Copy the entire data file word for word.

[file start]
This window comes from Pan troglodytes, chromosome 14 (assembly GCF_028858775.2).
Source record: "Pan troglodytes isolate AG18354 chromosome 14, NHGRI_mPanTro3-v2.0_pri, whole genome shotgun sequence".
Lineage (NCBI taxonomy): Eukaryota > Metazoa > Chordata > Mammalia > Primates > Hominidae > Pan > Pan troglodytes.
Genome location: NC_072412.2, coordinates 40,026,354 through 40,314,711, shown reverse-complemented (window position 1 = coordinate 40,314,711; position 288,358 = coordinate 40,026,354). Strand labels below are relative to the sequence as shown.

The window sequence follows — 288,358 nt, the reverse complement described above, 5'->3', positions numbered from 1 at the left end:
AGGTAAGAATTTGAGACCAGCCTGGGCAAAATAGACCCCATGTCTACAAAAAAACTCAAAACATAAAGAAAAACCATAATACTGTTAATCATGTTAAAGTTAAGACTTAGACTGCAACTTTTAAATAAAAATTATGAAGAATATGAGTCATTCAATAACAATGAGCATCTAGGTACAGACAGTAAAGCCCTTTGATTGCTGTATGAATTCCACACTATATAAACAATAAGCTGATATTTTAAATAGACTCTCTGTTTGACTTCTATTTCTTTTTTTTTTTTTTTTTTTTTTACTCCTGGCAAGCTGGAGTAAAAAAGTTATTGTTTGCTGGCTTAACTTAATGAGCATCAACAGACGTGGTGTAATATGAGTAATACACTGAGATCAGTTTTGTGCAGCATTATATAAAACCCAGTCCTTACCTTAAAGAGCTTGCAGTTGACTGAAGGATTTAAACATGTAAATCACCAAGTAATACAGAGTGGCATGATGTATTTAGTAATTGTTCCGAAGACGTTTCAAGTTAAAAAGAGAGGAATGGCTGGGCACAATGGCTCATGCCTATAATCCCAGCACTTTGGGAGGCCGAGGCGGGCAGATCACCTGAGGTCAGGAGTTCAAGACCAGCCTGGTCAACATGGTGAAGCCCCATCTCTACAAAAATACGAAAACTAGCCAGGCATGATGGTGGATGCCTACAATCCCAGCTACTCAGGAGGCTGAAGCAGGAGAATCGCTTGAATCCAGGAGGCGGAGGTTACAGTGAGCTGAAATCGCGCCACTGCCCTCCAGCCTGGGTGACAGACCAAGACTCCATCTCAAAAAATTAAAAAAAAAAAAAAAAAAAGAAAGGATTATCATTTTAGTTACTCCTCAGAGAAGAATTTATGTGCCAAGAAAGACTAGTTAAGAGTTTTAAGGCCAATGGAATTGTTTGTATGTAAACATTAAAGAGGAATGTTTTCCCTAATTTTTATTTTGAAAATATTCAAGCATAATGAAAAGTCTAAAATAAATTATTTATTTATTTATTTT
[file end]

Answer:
This window comes from Pan troglodytes, chromosome 14 (assembly GCF_028858775.2).
Source record: "Pan troglodytes isolate AG18354 chromosome 14, NHGRI_mPanTro3-v2.0_pri, whole genome shotgun sequence".
Lineage (NCBI taxonomy): Eukaryota > Metazoa > Chordata > Mammalia > Primates > Hominidae > Pan > Pan troglodytes.
Genome location: NC_072412.2, coordinates 40,026,354 through 40,314,711, shown reverse-complemented (window position 1 = coordinate 40,314,711; position 288,358 = coordinate 40,026,354). Strand labels below are relative to the sequence as shown.

The window sequence follows — 288,358 nt, the reverse complement described above, 5'->3', positions numbered from 1 at the left end:
AGGTAAGAATTTGAGACCAGCCTGGGCAAAATAGACCCCATGTCTACAAAAAAACTCAAAACATAAAGAAAAACCATAATACTGTTAATCATGTTAAAGTTAAGACTTAGACTGCAACTTTTAAATAAAAATTATGAAGAATATGAGTCATTCAATAACAATGAGCATCTAGGTACAGACAGTAAAGCCCTTTGATTGCTGTATGAATTCCACACTATATAAACAATAAGCTGATATTTTAAATAGACTCTCTGTTTGACTTCTATTTCTTTTTTTTTTTTTTTTTTTTTTACTCCTGGCAAGCTGGAGTAAAAAAGTTATTGTTTGCTGGCTTAACTTAATGAGCATCAACAGACGTGGTGTAATATGAGTAATACACTGAGATCAGTTTTGTGCAGCATTATATAAAACCCAGTCCTTACCTTAAAGAGCTTGCAGTTGACTGAAGGATTTAAACATGTAAATCACCAAGTAATACAGAGTGGCATGATGTATTTAGTAATTGTTCCGAAGACGTTTCAAGTTAAAAAGAGAGGAATGGCTGGGCACAATGGCTCATGCCTATAATCCCAGCACTTTGGGAGGCCGAGGCGGGCAGATCACCTGAGGTCAGGAGTTCAAGACCAGCCTGGTCAACATGGTGAAGCCCCATCTCTACAAAAATACGAAAACTAGCCAGGCATGATGGTGGATGCCTACAATCCCAGCTACTCAGGAGGCTGAAGCAGGAGAATCGCTTGAATCCAGGAGGCGGAGGTTACAGTGAGCTGAAATCGCGCCACTGCCCTCCAGCCTGGGTGACAGACCAAGACTCCATCTCAAAAAATTAAAAAAAAAAAAAAAAAAAGAAAGGATTATCATTTTAGTTACTCCTCAGAGAAGAATTTATGTGCCAAGAAAGACTAGTTAAGAGTTTTAAGGCCAATGGAATTGTTTGTATGTAAACATTAAAGAGGAATGTTTTCCCTAATTTTTATTTTGAAAATATTCAAGCATAATGAAAAGTCTAAAATAAATTATTTATTTATTTATTTT